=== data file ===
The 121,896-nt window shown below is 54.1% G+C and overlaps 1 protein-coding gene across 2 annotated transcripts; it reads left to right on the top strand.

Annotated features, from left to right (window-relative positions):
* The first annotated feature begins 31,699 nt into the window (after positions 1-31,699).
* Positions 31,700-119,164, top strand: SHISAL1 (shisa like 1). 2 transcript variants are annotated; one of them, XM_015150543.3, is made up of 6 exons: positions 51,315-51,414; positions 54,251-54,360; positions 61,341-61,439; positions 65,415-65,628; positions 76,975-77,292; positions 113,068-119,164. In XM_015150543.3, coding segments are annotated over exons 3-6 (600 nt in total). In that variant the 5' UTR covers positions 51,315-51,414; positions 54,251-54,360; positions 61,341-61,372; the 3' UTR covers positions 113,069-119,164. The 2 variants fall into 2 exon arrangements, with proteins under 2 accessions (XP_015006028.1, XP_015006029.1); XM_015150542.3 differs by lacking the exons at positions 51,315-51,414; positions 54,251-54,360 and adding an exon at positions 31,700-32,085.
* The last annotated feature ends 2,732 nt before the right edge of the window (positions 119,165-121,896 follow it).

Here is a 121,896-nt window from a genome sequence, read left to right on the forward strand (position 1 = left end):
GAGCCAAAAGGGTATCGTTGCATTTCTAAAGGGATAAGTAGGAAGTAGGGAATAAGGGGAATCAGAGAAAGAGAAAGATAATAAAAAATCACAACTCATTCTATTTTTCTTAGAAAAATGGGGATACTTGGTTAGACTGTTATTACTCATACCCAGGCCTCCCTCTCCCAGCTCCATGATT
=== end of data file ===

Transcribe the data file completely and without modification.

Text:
The 121,896-nt window shown below is 54.1% G+C and overlaps 1 protein-coding gene across 2 annotated transcripts; it reads left to right on the top strand.

Annotated features, from left to right (window-relative positions):
* The first annotated feature begins 31,699 nt into the window (after positions 1-31,699).
* Positions 31,700-119,164, top strand: SHISAL1 (shisa like 1). 2 transcript variants are annotated; one of them, XM_015150543.3, is made up of 6 exons: positions 51,315-51,414; positions 54,251-54,360; positions 61,341-61,439; positions 65,415-65,628; positions 76,975-77,292; positions 113,068-119,164. In XM_015150543.3, coding segments are annotated over exons 3-6 (600 nt in total). In that variant the 5' UTR covers positions 51,315-51,414; positions 54,251-54,360; positions 61,341-61,372; the 3' UTR covers positions 113,069-119,164. The 2 variants fall into 2 exon arrangements, with proteins under 2 accessions (XP_015006028.1, XP_015006029.1); XM_015150542.3 differs by lacking the exons at positions 51,315-51,414; positions 54,251-54,360 and adding an exon at positions 31,700-32,085.
* The last annotated feature ends 2,732 nt before the right edge of the window (positions 119,165-121,896 follow it).

Here is a 121,896-nt window from a genome sequence, read left to right on the forward strand (position 1 = left end):
GAGCCAAAAGGGTATCGTTGCATTTCTAAAGGGATAAGTAGGAAGTAGGGAATAAGGGGAATCAGAGAAAGAGAAAGATAATAAAAAATCACAACTCATTCTATTTTTCTTAGAAAAATGGGGATACTTGGTTAGACTGTTATTACTCATACCCAGGCCTCCCTCTCCCAGCTCCATGATT